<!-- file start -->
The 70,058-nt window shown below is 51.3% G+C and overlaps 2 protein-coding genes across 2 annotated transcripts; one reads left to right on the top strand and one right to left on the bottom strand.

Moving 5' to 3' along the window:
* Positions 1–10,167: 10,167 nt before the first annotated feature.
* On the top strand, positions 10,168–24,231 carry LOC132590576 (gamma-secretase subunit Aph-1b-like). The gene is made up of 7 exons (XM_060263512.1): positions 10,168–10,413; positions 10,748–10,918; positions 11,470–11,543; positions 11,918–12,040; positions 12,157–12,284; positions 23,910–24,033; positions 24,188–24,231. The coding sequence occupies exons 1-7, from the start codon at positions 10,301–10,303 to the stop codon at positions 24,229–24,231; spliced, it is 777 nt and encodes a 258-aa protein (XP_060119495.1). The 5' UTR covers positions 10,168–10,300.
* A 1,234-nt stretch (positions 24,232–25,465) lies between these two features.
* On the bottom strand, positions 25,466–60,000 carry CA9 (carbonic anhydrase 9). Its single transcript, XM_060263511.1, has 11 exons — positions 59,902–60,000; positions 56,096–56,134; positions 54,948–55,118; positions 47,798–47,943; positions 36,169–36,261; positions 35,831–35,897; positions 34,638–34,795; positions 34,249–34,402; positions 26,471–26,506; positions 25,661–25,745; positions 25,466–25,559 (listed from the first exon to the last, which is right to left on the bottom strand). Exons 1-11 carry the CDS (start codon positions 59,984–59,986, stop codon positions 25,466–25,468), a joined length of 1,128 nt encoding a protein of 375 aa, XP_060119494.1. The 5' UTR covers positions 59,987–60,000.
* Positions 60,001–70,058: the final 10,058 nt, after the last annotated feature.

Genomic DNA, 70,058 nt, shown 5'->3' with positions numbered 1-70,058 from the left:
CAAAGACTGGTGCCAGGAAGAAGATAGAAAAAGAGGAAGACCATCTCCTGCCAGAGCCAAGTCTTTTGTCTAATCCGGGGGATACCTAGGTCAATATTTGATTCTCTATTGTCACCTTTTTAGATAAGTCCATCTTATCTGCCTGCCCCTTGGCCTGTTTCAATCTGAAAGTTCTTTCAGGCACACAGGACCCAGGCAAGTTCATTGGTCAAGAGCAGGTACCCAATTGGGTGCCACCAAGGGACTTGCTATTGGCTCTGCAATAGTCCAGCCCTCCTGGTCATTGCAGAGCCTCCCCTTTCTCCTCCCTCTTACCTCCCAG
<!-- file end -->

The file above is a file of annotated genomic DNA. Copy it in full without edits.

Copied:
The 70,058-nt window shown below is 51.3% G+C and overlaps 2 protein-coding genes across 2 annotated transcripts; one reads left to right on the top strand and one right to left on the bottom strand.

Moving 5' to 3' along the window:
* Positions 1–10,167: 10,167 nt before the first annotated feature.
* On the top strand, positions 10,168–24,231 carry LOC132590576 (gamma-secretase subunit Aph-1b-like). The gene is made up of 7 exons (XM_060263512.1): positions 10,168–10,413; positions 10,748–10,918; positions 11,470–11,543; positions 11,918–12,040; positions 12,157–12,284; positions 23,910–24,033; positions 24,188–24,231. The coding sequence occupies exons 1-7, from the start codon at positions 10,301–10,303 to the stop codon at positions 24,229–24,231; spliced, it is 777 nt and encodes a 258-aa protein (XP_060119495.1). The 5' UTR covers positions 10,168–10,300.
* A 1,234-nt stretch (positions 24,232–25,465) lies between these two features.
* On the bottom strand, positions 25,466–60,000 carry CA9 (carbonic anhydrase 9). Its single transcript, XM_060263511.1, has 11 exons — positions 59,902–60,000; positions 56,096–56,134; positions 54,948–55,118; positions 47,798–47,943; positions 36,169–36,261; positions 35,831–35,897; positions 34,638–34,795; positions 34,249–34,402; positions 26,471–26,506; positions 25,661–25,745; positions 25,466–25,559 (listed from the first exon to the last, which is right to left on the bottom strand). Exons 1-11 carry the CDS (start codon positions 59,984–59,986, stop codon positions 25,466–25,468), a joined length of 1,128 nt encoding a protein of 375 aa, XP_060119494.1. The 5' UTR covers positions 59,987–60,000.
* Positions 60,001–70,058: the final 10,058 nt, after the last annotated feature.

Genomic DNA, 70,058 nt, shown 5'->3' with positions numbered 1-70,058 from the left:
CAAAGACTGGTGCCAGGAAGAAGATAGAAAAAGAGGAAGACCATCTCCTGCCAGAGCCAAGTCTTTTGTCTAATCCGGGGGATACCTAGGTCAATATTTGATTCTCTATTGTCACCTTTTTAGATAAGTCCATCTTATCTGCCTGCCCCTTGGCCTGTTTCAATCTGAAAGTTCTTTCAGGCACACAGGACCCAGGCAAGTTCATTGGTCAAGAGCAGGTACCCAATTGGGTGCCACCAAGGGACTTGCTATTGGCTCTGCAATAGTCCAGCCCTCCTGGTCATTGCAGAGCCTCCCCTTTCTCCTCCCTCTTACCTCCCAG